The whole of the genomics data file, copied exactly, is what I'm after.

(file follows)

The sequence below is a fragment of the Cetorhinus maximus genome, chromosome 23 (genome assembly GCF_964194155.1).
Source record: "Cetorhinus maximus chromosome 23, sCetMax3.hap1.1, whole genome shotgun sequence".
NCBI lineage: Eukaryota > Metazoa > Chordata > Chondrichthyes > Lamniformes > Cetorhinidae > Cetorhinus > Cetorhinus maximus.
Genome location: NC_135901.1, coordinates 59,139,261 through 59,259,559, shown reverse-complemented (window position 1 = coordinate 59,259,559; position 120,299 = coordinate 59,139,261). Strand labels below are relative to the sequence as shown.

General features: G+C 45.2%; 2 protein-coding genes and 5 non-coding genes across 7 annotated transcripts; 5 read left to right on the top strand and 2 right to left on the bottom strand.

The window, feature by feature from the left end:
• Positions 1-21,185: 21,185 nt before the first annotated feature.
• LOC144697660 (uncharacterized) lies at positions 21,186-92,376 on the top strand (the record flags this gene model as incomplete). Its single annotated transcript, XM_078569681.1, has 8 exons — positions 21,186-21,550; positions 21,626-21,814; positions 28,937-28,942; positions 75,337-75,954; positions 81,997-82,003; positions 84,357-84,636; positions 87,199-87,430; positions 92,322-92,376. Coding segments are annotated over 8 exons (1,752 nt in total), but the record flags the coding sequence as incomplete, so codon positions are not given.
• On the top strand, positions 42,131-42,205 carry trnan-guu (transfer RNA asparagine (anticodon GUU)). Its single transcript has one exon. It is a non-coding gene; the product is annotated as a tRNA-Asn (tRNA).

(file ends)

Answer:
The sequence below is a fragment of the Cetorhinus maximus genome, chromosome 23 (genome assembly GCF_964194155.1).
Source record: "Cetorhinus maximus chromosome 23, sCetMax3.hap1.1, whole genome shotgun sequence".
NCBI lineage: Eukaryota > Metazoa > Chordata > Chondrichthyes > Lamniformes > Cetorhinidae > Cetorhinus > Cetorhinus maximus.
Genome location: NC_135901.1, coordinates 59,139,261 through 59,259,559, shown reverse-complemented (window position 1 = coordinate 59,259,559; position 120,299 = coordinate 59,139,261). Strand labels below are relative to the sequence as shown.

General features: G+C 45.2%; 2 protein-coding genes and 5 non-coding genes across 7 annotated transcripts; 5 read left to right on the top strand and 2 right to left on the bottom strand.

The window, feature by feature from the left end:
• Positions 1-21,185: 21,185 nt before the first annotated feature.
• LOC144697660 (uncharacterized) lies at positions 21,186-92,376 on the top strand (the record flags this gene model as incomplete). Its single annotated transcript, XM_078569681.1, has 8 exons — positions 21,186-21,550; positions 21,626-21,814; positions 28,937-28,942; positions 75,337-75,954; positions 81,997-82,003; positions 84,357-84,636; positions 87,199-87,430; positions 92,322-92,376. Coding segments are annotated over 8 exons (1,752 nt in total), but the record flags the coding sequence as incomplete, so codon positions are not given.
• On the top strand, positions 42,131-42,205 carry trnan-guu (transfer RNA asparagine (anticodon GUU)). Its single transcript has one exon. It is a non-coding gene; the product is annotated as a tRNA-Asn (tRNA).